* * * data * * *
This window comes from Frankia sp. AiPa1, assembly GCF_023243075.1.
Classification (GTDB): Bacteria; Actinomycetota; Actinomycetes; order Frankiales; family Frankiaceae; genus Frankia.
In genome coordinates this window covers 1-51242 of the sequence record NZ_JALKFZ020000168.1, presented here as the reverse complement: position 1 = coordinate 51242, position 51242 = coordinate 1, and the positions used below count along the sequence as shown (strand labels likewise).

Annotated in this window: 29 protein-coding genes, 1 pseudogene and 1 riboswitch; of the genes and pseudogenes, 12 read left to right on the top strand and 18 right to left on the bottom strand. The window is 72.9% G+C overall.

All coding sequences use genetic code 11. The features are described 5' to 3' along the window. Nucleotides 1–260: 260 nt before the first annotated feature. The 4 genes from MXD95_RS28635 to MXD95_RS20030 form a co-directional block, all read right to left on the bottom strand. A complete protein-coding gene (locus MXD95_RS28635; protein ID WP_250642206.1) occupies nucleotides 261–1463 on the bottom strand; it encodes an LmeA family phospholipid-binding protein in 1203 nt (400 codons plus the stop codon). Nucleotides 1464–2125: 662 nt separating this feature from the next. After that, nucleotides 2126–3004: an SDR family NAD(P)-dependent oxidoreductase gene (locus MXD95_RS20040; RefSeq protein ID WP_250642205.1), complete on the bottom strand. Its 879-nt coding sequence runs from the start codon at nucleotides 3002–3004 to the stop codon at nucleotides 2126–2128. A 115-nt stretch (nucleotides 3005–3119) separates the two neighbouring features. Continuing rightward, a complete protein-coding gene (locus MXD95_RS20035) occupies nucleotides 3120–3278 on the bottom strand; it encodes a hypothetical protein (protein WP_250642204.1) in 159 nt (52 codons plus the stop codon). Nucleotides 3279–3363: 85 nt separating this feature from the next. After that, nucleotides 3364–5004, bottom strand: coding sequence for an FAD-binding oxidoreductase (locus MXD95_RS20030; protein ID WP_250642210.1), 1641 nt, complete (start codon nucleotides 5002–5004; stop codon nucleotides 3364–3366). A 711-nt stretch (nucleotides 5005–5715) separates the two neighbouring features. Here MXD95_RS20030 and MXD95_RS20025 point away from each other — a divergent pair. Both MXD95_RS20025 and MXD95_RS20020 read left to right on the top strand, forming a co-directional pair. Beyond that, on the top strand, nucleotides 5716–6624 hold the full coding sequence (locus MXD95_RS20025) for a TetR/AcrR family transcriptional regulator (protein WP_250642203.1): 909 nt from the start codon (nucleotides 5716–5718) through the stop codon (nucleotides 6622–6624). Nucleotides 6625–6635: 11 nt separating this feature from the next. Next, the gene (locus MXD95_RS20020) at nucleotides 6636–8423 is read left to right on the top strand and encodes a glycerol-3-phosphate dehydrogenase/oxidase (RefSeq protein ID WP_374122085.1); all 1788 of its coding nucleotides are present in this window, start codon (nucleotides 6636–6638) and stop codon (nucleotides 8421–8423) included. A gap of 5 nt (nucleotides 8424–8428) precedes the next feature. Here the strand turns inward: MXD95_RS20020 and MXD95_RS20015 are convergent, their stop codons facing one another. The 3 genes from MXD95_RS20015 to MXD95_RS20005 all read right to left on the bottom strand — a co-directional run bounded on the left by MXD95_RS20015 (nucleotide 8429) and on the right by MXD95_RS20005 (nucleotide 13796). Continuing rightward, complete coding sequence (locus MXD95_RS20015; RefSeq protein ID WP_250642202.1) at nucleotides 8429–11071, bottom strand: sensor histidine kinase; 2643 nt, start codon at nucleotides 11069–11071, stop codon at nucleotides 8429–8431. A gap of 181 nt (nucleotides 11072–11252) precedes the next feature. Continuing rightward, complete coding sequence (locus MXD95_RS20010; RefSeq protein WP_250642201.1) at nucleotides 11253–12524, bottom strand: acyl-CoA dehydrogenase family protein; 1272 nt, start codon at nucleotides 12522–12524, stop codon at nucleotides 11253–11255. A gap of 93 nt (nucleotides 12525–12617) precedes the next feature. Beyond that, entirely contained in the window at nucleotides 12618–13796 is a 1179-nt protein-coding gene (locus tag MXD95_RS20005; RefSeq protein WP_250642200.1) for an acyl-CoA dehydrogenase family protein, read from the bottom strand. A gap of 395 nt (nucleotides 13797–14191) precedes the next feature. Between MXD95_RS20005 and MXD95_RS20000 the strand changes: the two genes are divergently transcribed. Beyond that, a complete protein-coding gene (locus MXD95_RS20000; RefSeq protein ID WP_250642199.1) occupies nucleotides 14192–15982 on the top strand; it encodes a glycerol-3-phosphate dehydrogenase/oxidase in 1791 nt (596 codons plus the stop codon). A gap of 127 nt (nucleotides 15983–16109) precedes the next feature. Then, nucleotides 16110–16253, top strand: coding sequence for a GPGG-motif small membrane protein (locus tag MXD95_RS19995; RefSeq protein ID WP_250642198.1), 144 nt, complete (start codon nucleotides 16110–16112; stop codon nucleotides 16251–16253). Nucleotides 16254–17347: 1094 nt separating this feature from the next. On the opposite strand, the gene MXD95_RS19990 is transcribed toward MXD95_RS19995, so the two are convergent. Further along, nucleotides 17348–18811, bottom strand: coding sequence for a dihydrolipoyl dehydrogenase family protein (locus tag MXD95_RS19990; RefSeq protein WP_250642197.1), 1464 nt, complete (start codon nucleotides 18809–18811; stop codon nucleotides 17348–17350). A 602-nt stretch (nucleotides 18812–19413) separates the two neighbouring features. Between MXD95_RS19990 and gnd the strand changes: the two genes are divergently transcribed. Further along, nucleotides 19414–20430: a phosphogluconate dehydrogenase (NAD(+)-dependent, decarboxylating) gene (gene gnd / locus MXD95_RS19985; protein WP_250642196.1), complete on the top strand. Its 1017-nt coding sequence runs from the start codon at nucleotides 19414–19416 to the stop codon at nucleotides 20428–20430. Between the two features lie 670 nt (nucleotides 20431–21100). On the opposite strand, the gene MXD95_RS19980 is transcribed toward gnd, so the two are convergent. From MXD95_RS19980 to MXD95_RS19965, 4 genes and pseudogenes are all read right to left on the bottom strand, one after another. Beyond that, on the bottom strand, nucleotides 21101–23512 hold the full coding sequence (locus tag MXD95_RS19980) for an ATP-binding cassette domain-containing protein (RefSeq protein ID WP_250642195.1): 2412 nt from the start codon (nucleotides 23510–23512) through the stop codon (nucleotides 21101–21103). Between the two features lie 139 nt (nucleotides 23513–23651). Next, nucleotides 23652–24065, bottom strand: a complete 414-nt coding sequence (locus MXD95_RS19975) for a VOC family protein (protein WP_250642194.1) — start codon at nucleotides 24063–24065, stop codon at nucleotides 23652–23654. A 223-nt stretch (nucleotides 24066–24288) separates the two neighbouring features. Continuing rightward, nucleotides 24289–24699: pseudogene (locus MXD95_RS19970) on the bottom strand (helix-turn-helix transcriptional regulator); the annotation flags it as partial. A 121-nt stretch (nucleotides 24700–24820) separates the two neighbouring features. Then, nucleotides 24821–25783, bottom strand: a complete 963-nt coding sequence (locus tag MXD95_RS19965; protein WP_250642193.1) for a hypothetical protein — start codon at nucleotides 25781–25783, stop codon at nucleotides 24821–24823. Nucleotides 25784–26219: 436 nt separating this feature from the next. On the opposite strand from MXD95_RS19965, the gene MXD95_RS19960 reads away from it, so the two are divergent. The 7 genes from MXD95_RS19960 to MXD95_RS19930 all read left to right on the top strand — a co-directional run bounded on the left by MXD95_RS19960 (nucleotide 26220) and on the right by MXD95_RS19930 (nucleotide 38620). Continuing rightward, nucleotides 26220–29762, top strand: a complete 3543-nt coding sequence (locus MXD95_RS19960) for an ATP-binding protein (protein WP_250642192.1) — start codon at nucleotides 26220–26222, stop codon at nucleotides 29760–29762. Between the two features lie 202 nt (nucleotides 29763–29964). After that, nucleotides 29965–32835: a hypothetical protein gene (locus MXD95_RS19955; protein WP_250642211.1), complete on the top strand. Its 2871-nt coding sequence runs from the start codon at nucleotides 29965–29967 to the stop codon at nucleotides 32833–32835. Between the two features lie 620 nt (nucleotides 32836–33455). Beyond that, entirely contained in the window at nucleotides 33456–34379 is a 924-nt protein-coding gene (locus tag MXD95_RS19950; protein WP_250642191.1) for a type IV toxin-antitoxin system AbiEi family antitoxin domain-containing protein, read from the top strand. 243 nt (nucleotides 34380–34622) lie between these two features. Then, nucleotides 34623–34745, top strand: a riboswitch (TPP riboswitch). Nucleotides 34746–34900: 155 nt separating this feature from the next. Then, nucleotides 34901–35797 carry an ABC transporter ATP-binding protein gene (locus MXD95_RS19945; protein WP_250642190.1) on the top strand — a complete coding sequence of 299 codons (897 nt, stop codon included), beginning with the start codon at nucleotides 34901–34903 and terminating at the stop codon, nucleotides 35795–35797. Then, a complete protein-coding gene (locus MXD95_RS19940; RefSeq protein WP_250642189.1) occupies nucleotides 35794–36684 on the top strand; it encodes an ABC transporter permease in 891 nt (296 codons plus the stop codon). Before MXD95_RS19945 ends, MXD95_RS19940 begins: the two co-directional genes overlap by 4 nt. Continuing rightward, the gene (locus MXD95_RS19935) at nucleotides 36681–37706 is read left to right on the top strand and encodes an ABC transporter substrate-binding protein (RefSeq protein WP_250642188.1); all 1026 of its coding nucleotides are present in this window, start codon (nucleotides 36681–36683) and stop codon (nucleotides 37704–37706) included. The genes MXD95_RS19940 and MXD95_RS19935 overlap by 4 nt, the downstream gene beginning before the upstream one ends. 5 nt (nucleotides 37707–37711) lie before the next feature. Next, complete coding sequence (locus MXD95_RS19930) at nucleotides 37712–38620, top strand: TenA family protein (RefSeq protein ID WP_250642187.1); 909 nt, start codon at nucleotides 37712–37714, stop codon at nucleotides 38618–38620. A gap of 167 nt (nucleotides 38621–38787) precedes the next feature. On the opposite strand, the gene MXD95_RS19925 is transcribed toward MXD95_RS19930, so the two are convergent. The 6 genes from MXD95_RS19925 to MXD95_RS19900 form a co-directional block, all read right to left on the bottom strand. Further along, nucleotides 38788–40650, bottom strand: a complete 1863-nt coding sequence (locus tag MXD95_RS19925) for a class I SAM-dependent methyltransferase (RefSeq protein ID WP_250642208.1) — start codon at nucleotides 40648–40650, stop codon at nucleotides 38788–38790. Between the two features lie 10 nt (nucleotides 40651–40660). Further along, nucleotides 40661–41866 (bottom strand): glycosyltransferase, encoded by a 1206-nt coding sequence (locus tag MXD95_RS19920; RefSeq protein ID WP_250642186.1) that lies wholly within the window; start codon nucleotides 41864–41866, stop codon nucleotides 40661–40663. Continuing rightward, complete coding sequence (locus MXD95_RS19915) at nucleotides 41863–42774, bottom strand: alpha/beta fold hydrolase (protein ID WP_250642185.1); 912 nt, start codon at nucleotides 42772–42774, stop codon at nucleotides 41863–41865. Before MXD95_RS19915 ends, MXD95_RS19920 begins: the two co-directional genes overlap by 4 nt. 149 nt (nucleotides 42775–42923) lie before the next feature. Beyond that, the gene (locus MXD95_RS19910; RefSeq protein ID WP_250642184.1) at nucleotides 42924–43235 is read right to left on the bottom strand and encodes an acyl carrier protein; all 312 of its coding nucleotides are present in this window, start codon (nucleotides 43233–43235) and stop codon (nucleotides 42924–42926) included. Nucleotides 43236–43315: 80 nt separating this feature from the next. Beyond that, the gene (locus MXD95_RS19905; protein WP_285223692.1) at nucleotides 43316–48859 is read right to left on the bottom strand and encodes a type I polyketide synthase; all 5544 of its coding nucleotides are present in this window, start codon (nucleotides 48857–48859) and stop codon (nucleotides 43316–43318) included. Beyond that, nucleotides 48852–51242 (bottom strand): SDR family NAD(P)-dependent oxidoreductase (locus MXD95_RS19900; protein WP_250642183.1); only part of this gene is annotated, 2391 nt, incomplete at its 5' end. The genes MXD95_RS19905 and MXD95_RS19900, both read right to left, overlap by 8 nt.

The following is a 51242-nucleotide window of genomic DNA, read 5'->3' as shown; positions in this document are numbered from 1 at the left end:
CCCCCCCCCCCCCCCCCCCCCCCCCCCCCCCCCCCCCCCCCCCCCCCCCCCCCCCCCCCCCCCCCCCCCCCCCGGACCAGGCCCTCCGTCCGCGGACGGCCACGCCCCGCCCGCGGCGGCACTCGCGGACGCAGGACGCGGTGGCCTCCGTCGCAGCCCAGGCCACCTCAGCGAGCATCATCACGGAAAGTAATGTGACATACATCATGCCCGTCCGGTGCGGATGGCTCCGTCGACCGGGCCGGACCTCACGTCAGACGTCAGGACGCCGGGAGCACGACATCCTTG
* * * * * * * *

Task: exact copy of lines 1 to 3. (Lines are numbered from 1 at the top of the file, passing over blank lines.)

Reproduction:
This window comes from Frankia sp. AiPa1, assembly GCF_023243075.1.
Classification (GTDB): Bacteria; Actinomycetota; Actinomycetes; order Frankiales; family Frankiaceae; genus Frankia.
In genome coordinates this window covers 1-51242 of the sequence record NZ_JALKFZ020000168.1, presented here as the reverse complement: position 1 = coordinate 51242, position 51242 = coordinate 1, and the positions used below count along the sequence as shown (strand labels likewise).